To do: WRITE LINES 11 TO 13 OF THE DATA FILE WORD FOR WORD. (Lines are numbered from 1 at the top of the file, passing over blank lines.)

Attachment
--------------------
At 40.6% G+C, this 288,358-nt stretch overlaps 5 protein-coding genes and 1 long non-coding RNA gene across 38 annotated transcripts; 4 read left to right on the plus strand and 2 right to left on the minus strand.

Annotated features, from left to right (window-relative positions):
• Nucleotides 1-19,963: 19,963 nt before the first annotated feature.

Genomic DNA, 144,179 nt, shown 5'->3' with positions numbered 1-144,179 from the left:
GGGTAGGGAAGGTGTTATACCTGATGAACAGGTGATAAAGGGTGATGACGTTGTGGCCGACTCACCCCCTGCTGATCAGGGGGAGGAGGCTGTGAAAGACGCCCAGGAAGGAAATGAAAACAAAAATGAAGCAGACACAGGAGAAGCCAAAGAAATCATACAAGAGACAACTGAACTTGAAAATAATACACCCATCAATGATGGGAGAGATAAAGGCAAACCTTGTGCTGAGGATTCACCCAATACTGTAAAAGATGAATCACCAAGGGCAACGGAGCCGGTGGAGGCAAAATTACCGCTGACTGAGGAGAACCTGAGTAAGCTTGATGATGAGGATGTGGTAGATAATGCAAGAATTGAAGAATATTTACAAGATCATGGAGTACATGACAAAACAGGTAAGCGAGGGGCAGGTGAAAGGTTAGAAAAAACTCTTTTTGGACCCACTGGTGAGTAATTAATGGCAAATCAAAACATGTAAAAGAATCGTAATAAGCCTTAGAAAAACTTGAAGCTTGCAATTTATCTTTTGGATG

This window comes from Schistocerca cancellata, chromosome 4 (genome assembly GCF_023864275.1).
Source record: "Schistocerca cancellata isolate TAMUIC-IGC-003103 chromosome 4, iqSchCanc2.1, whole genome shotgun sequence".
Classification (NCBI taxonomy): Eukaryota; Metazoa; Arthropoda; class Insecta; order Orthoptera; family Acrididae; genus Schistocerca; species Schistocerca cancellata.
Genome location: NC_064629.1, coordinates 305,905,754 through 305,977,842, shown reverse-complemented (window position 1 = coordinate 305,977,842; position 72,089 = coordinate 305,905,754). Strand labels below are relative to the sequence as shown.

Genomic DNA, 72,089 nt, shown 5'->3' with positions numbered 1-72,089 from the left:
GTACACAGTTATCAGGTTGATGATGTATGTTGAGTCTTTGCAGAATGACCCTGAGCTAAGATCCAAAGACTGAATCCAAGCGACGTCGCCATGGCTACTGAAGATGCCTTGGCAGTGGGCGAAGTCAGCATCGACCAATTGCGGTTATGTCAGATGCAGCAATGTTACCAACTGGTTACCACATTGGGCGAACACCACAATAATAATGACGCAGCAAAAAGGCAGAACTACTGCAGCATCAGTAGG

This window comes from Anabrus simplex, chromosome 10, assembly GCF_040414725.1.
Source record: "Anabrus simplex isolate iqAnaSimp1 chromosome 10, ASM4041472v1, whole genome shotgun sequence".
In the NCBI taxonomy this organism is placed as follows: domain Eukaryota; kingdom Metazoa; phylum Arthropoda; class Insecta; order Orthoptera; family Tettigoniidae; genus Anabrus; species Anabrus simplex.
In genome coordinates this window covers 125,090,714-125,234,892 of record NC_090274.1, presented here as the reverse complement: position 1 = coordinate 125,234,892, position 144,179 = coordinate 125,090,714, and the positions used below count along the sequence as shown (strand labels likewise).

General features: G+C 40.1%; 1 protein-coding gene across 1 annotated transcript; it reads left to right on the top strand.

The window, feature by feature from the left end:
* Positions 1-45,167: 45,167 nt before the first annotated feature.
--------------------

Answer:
GTACACAGTTATCAGGTTGATGATGTATGTTGAGTCTTTGCAGAATGACCCTGAGCTAAGATCCAAAGACTGAATCCAAGCGACGTCGCCATGGCTACTGAAGATGCCTTGGCAGTGGGCGAAGTCAGCATCGACCAATTGCGGTTATGTCAGATGCAGCAATGTTACCAACTGGTTACCACATTGGGCGAACACCACAATAATAATGACGCAGCAAAAAGGCAGAACTACTGCAGCATCAGTAGG

This window comes from Anabrus simplex, chromosome 10, assembly GCF_040414725.1.
Source record: "Anabrus simplex isolate iqAnaSimp1 chromosome 10, ASM4041472v1, whole genome shotgun sequence".